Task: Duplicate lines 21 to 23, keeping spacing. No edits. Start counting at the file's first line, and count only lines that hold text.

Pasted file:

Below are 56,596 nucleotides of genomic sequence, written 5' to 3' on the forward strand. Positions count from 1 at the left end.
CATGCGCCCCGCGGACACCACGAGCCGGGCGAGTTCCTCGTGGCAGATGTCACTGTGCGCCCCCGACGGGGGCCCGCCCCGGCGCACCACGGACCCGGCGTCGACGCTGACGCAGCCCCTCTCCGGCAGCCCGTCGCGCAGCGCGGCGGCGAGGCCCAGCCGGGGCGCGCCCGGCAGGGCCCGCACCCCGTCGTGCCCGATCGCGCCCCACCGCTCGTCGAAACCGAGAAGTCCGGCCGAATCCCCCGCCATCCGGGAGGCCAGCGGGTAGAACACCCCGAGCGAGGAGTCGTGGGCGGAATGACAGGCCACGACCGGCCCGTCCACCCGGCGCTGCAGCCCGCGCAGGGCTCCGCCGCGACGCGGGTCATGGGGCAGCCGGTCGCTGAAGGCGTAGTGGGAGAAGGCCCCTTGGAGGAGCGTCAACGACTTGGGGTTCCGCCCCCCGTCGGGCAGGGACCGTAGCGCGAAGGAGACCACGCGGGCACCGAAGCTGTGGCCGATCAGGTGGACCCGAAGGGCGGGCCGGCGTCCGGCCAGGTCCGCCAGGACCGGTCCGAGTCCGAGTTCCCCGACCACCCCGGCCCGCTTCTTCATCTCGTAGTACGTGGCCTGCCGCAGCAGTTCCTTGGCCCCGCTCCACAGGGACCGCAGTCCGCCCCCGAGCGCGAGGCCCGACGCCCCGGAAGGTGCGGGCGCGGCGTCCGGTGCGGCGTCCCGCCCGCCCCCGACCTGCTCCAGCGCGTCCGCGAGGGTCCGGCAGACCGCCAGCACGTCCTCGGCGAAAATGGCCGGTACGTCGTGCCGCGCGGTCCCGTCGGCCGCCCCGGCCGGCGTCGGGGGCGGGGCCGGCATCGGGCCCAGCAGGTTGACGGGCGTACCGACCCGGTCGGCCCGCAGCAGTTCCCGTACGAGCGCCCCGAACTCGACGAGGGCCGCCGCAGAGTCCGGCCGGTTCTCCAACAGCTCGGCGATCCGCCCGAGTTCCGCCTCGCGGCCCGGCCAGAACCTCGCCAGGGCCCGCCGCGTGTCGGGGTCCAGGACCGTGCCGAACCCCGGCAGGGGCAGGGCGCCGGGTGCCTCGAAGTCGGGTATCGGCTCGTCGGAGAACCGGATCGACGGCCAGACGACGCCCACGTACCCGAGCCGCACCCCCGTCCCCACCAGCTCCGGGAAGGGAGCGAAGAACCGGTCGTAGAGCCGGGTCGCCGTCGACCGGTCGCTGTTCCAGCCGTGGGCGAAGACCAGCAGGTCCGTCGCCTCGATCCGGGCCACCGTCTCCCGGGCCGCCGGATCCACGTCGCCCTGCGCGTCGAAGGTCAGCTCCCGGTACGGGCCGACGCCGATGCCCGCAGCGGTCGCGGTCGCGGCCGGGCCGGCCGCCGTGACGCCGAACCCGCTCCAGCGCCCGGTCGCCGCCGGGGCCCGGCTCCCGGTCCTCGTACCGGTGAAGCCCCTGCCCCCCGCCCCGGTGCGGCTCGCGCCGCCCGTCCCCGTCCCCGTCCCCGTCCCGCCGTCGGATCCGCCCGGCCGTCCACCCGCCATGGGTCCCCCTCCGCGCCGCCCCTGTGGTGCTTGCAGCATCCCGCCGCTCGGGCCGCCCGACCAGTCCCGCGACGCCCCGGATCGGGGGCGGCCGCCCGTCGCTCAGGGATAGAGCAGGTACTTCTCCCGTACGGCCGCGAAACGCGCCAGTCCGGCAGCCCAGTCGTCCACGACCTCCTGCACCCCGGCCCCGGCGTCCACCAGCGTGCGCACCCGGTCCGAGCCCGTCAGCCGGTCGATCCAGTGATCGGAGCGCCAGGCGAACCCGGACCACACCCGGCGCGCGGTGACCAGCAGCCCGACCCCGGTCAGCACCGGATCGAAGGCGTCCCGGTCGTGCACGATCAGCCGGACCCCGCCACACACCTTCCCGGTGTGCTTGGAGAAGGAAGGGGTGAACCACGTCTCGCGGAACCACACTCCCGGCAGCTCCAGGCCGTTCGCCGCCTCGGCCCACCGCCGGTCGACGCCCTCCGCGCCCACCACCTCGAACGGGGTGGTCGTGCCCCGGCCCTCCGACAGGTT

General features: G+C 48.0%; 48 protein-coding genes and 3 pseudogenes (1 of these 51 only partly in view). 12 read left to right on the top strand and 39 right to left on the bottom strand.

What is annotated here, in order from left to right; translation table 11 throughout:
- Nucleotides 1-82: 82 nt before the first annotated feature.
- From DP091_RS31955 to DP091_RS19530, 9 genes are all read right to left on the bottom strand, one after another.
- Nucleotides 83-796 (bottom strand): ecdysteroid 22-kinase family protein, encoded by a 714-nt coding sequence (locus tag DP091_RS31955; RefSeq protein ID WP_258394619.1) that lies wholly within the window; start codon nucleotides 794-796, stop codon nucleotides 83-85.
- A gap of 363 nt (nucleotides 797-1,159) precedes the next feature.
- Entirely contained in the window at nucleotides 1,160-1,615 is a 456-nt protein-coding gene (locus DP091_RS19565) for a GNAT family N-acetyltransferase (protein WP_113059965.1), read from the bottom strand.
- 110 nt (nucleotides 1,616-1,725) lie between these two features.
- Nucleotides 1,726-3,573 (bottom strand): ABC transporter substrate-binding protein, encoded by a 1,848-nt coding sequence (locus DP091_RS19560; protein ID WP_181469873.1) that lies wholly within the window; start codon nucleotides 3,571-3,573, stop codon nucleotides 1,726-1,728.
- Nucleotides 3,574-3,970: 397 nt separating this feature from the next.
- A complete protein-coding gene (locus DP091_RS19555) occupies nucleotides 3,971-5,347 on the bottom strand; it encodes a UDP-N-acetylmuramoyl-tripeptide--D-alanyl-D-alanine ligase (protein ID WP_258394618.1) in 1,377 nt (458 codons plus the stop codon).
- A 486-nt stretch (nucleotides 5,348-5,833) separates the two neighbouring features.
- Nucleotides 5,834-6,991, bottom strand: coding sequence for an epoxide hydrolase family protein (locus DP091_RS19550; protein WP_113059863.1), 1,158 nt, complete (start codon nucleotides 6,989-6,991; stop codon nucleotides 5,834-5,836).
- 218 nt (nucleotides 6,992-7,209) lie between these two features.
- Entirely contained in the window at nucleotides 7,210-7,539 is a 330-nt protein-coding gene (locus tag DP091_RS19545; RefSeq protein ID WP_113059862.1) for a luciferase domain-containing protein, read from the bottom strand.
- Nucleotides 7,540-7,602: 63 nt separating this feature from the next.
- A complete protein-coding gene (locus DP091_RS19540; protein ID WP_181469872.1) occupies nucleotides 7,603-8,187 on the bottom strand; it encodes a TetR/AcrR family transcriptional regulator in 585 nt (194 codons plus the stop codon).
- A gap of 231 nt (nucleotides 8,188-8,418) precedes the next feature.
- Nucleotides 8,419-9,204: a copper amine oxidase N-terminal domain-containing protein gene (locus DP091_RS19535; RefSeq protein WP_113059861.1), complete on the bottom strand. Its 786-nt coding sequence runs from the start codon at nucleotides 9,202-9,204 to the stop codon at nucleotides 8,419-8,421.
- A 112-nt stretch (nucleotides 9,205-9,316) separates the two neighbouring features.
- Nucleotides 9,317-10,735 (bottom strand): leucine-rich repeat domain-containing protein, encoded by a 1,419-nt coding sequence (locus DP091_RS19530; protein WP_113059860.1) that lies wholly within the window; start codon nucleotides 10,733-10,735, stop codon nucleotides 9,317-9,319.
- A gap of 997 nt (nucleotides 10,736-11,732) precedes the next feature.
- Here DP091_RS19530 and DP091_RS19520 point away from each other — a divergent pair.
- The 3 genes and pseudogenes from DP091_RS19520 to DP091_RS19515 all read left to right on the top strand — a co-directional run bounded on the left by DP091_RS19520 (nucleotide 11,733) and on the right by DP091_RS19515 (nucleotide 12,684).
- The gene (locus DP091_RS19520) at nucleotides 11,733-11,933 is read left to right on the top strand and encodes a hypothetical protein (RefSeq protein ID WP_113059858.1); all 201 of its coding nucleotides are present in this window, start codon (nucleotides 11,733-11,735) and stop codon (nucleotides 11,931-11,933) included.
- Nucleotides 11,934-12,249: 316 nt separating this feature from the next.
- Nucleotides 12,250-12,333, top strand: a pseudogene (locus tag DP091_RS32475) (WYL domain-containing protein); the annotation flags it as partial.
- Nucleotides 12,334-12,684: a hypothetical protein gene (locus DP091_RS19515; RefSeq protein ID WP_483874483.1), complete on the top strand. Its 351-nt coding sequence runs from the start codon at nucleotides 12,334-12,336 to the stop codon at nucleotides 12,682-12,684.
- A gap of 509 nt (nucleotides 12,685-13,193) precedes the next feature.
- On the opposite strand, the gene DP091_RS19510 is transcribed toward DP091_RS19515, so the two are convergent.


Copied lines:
- Nucleotides 8,419-9,204: a copper amine oxidase N-terminal domain-containing protein gene (locus DP091_RS19535; RefSeq protein WP_113059861.1), complete on the bottom strand. Its 786-nt coding sequence runs from the start codon at nucleotides 9,202-9,204 to the stop codon at nucleotides 8,419-8,421.
- A 112-nt stretch (nucleotides 9,205-9,316) separates the two neighbouring features.
- Nucleotides 9,317-10,735 (bottom strand): leucine-rich repeat domain-containing protein, encoded by a 1,419-nt coding sequence (locus DP091_RS19530; protein WP_113059860.1) that lies wholly within the window; start codon nucleotides 10,733-10,735, stop codon nucleotides 9,317-9,319.